The standoff between the Greek government and most other EU governments continues. The other governments are happy to extend loan facilities, but only if Greece stands by the conditions it had previously agreed. For the Greeks that is anathema, because it means holding to austerity. Many observers here in Britain seem to sympathise with the Greek side. And they offer a middle way: reform without austerity.
Three columns in the FT make the case. I have provided links, but beware – the FT operates a paywall with a very limited number of free goes. First was the weighty (intellectually) Martin Wolf. He condemns the EU programme for focusing too much on austerity and not enough on reform. Austerity sucks demand out of the economy, causing mass hardship; reform would make Greece’s economy more efficient. Next came the intellectually much lighter Tony Blair: Two false paths for Europe – and a new third way. This puts the idea into more overt political terms, though conjuring up memories of his own British “third way” that was politically successful for a while, but whose reputation is now somewhat tarnished. As an aside this is interesting because it shows that Mr Blair accepts uncritically the basic left wing economic narrative – looser fiscal and monetary policy will lead to growth. On Monday was regular FT columnist Wolfgang Munchau: Athens must stand firm on failed policies. This is positively vitriolic about the EU conventional wisdom on austerity, which he regards as economically illiterate and a complete failure. This article contributes to the picture by exploring Greece’s options in the event of breakdown, including the intriguing one of the country printing its own money.
So what to think? Austerity refers to the reduction of public spending and the increase of taxation. It is considered economically counterproductive because it sucks demand out of the economy, which in turn knocks tax receipts – which makes things worse by creating a downward spiral. In Greece’s case the object of vitriol is the target that the government should run a primary budget surplus of 3% , to pay for debt interest, which comes to about 3%, after the recent restructurings (and a remarkably low figure for debt of 175% of GDP). Surely even prudent governments should be allowed a deficit in a recession? So what about reform? It is here that each of these commentators is awkwardly silent. Just what on earth do they mean?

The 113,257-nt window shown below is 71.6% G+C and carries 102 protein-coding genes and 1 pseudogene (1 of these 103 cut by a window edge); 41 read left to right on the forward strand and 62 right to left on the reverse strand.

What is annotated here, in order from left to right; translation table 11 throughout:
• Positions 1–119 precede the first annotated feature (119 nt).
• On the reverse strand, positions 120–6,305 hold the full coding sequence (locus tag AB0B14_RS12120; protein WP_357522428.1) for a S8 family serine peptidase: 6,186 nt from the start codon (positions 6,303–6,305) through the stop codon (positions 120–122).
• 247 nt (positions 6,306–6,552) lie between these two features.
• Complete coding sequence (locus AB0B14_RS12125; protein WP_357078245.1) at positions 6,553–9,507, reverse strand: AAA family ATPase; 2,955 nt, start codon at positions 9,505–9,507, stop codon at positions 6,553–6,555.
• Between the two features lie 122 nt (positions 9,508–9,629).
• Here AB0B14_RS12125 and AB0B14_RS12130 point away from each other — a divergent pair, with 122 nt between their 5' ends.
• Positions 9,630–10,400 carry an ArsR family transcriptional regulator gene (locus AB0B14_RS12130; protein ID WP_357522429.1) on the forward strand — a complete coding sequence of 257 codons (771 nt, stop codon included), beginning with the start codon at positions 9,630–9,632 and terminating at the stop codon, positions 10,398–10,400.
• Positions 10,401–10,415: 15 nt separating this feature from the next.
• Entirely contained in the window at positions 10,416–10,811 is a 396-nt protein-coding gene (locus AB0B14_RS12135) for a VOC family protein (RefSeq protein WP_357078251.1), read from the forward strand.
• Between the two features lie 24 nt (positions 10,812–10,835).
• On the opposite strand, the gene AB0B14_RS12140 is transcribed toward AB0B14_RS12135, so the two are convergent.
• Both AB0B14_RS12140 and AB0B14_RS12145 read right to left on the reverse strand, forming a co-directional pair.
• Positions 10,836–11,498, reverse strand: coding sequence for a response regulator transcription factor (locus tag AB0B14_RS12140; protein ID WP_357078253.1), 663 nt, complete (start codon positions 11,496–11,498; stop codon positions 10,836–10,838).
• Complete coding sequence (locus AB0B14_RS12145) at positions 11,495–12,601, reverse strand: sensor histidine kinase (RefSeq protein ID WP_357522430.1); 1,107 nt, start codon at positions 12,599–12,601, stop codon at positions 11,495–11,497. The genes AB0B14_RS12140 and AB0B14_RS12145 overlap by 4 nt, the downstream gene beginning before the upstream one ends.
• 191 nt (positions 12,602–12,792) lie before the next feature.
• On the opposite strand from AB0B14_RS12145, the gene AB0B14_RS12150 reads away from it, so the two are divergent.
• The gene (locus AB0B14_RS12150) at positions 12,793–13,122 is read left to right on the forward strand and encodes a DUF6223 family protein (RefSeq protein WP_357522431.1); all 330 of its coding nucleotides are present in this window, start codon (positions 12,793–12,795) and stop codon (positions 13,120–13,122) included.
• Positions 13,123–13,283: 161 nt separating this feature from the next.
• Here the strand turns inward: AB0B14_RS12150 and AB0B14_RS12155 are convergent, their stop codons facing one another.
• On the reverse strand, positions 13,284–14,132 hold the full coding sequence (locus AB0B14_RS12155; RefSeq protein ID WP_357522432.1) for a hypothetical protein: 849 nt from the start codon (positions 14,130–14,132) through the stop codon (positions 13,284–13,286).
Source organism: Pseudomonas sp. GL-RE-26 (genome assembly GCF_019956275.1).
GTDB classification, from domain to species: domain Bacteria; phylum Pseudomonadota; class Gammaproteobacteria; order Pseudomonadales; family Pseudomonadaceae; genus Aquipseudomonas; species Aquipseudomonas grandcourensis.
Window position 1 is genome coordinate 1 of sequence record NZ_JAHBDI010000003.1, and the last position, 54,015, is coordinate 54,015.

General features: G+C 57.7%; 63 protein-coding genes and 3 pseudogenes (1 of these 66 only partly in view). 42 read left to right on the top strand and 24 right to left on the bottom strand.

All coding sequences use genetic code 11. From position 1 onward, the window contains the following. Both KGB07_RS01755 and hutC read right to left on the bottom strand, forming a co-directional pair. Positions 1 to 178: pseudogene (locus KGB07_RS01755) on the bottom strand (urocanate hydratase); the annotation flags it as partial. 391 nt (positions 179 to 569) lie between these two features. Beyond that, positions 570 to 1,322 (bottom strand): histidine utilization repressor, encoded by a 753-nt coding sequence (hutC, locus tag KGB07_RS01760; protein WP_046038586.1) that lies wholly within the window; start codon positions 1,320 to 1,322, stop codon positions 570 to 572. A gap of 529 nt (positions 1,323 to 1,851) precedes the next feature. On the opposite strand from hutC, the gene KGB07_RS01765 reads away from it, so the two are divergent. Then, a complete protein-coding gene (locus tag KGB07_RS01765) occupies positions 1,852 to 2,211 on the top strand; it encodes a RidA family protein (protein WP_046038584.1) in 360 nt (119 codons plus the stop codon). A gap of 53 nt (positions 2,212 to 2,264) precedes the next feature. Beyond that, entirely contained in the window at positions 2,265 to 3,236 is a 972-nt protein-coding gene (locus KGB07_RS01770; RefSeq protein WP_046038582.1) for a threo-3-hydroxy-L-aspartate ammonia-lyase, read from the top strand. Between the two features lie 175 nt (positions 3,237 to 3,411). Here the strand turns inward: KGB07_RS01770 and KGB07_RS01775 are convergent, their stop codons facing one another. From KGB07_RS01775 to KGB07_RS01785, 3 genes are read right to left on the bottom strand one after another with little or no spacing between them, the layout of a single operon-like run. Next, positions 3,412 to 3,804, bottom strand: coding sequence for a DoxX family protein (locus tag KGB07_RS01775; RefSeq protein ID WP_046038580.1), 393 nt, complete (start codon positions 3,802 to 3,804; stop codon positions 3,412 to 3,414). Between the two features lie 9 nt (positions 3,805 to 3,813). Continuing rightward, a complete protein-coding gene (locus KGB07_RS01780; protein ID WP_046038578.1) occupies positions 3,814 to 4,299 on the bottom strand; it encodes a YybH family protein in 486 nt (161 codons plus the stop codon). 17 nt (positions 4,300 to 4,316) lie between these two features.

Economic reforms to promote efficiency usually mean changes to product and labour market regulation to make them more open to free market forces. These are undoubtedly required in Greece. But they promote short-term insecurity to jobs and businesses. They are not politically popular, and I doubt very much that there that the Greek public distinguishes between these reforms and austerity. They all part of the same hateful phenomenon.
And the problem goes deeper. Regulation tends to create public service jobs., which deregulation threatens. Besides it is the scale of the public sector, both in terms of jobs and transfer payments, that is a large part of the problem. In several ways this undermines a dynamic private sector. They tie up resources; they undermine labour markets, and so on. For too many people the way to wealth involves politicking rather than delivering things that people actually need and want. And so reform often means cuts – which is back to austerity.
In fact to find ways of stimulating demand without blocking reform is quite hard. There is the economists’ old favourite: investment. But efficient public investment requires an efficient state to direct it. Otherwise the money simply lines the pockets of well-connected people. Surely Greece is vulnerable to this? More bank lending? Another can of worms. Frankly I will not be convinced that reform without austerity is a possibility until somebody can spell out a programme which delivers it. The Greek government is proposing a reversal of both austerity and reform. Once again British (and American) economists are guilty of using macroeconomic analysis to skate over practical problems that turn out to be the very heart of the issue.
There may be some hope a middle way though. Perhaps some fudge around economic cycles can be used to cut the target for primary surplus. And there must be some opportunity to reshape the austerity/reform programme to put more weight on collecting tax from wealthiest – which the new Greek government seems much better placed to do that the last. Alas I am too far away from it all to have any feel for how likely such a deal might be. All I will say is that British commentators are generous with the taxpayers’ money of other nations, but their credibility would rise if they suggested that British taxpayers should join in. All the talk of respecting Greek democracy would then be put into a clearer perspective.
Meanwhile it seems quite likely that there will be some kind of Greek default. Following Mr Munchau it looks quite likely that the Greek government would issue some form of electronic currency of its own, in the from of IOUs, to keep things going. This may well be against the letter of the rules for the Euro area, but it could buy enough time for a compromise to be reached. And perhaps the development of a safety mechanism for the Euro currency area. The Eurozone needs to find some sort of middle way between the inflexibility of a gold standard, and the creation of a federal state without democratic consent. Might what amounts to local currencies be part of this?
Meanwhile, as the saying goes, if something looks too good to be true, it probably is. That is surely the case for reform without austerity. Sorry Mr Blair.